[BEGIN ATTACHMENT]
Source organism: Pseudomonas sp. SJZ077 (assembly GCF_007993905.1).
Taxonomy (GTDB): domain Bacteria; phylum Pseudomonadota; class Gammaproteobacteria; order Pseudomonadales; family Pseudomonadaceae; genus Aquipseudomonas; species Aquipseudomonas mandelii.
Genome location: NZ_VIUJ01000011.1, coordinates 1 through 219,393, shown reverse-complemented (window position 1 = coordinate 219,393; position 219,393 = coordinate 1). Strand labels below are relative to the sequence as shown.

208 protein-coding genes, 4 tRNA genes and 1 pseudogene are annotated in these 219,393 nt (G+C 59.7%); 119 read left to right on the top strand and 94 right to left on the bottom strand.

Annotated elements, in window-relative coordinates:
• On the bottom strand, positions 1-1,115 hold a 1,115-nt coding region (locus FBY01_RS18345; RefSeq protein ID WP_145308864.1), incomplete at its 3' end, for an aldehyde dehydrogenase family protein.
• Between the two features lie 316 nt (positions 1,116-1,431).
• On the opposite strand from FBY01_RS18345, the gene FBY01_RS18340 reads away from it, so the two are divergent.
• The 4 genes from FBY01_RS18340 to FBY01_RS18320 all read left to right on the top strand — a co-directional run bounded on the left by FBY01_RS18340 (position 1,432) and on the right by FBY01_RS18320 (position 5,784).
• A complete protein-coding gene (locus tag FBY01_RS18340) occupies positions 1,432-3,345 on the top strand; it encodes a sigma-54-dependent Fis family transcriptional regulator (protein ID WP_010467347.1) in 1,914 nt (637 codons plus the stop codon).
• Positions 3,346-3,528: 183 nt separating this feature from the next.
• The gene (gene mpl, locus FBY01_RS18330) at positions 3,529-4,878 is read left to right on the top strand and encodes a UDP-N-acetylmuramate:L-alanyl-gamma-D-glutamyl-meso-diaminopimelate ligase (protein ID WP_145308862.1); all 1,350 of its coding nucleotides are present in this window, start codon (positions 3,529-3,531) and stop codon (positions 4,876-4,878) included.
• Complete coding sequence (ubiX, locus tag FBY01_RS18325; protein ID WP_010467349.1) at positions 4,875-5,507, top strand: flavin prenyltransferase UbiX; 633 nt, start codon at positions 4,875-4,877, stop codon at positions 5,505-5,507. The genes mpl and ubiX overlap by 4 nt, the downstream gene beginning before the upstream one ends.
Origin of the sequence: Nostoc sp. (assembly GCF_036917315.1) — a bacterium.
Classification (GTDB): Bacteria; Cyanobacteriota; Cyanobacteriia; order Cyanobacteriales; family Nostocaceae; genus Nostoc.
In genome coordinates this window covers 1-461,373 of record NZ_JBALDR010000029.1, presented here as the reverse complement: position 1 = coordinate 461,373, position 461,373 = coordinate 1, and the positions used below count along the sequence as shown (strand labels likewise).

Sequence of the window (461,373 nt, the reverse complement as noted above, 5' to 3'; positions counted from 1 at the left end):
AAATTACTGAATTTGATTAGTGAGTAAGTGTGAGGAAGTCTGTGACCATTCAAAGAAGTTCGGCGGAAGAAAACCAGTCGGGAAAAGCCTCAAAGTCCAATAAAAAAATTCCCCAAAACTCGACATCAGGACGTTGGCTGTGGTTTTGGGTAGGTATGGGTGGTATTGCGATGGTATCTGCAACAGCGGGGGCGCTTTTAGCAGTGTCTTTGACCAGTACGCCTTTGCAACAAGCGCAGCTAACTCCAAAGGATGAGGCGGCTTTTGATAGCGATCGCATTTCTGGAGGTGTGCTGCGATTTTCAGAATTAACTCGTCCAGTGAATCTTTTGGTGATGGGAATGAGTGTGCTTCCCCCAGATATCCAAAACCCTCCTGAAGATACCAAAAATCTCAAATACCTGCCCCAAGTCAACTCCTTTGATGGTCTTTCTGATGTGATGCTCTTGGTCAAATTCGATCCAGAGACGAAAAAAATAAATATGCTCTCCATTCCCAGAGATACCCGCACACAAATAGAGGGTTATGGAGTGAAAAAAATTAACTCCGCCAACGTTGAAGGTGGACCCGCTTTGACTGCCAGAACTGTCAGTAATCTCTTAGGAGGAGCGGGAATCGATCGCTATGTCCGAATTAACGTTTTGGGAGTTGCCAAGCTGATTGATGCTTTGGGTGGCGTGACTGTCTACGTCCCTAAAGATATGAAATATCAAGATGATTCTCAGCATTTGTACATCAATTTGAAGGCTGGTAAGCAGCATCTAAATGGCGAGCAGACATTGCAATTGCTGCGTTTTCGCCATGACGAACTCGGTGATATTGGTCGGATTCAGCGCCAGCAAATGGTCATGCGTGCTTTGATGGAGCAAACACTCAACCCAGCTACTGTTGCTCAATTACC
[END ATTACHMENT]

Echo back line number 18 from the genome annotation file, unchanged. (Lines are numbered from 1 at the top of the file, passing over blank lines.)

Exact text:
AAATTACTGAATTTGATTAGTGAGTAAGTGTGAGGAAGTCTGTGACCATTCAAAGAAGTTCGGCGGAAGAAAACCAGTCGGGAAAAGCCTCAAAGTCCAATAAAAAAATTCCCCAAAACTCGACATCAGGACGTTGGCTGTGGTTTTGGGTAGGTATGGGTGGTATTGCGATGGTATCTGCAACAGCGGGGGCGCTTTTAGCAGTGTCTTTGACCAGTACGCCTTTGCAACAAGCGCAGCTAACTCCAAAGGATGAGGCGGCTTTTGATAGCGATCGCATTTCTGGAGGTGTGCTGCGATTTTCAGAATTAACTCGTCCAGTGAATCTTTTGGTGATGGGAATGAGTGTGCTTCCCCCAGATATCCAAAACCCTCCTGAAGATACCAAAAATCTCAAATACCTGCCCCAAGTCAACTCCTTTGATGGTCTTTCTGATGTGATGCTCTTGGTCAAATTCGATCCAGAGACGAAAAAAATAAATATGCTCTCCATTCCCAGAGATACCCGCACACAAATAGAGGGTTATGGAGTGAAAAAAATTAACTCCGCCAACGTTGAAGGTGGACCCGCTTTGACTGCCAGAACTGTCAGTAATCTCTTAGGAGGAGCGGGAATCGATCGCTATGTCCGAATTAACGTTTTGGGAGTTGCCAAGCTGATTGATGCTTTGGGTGGCGTGACTGTCTACGTCCCTAAAGATATGAAATATCAAGATGATTCTCAGCATTTGTACATCAATTTGAAGGCTGGTAAGCAGCATCTAAATGGCGAGCAGACATTGCAATTGCTGCGTTTTCGCCATGACGAACTCGGTGATATTGGTCGGATTCAGCGCCAGCAAATGGTCATGCGTGCTTTGATGGAGCAAACACTCAACCCAGCTACTGTTGCTCAATTACC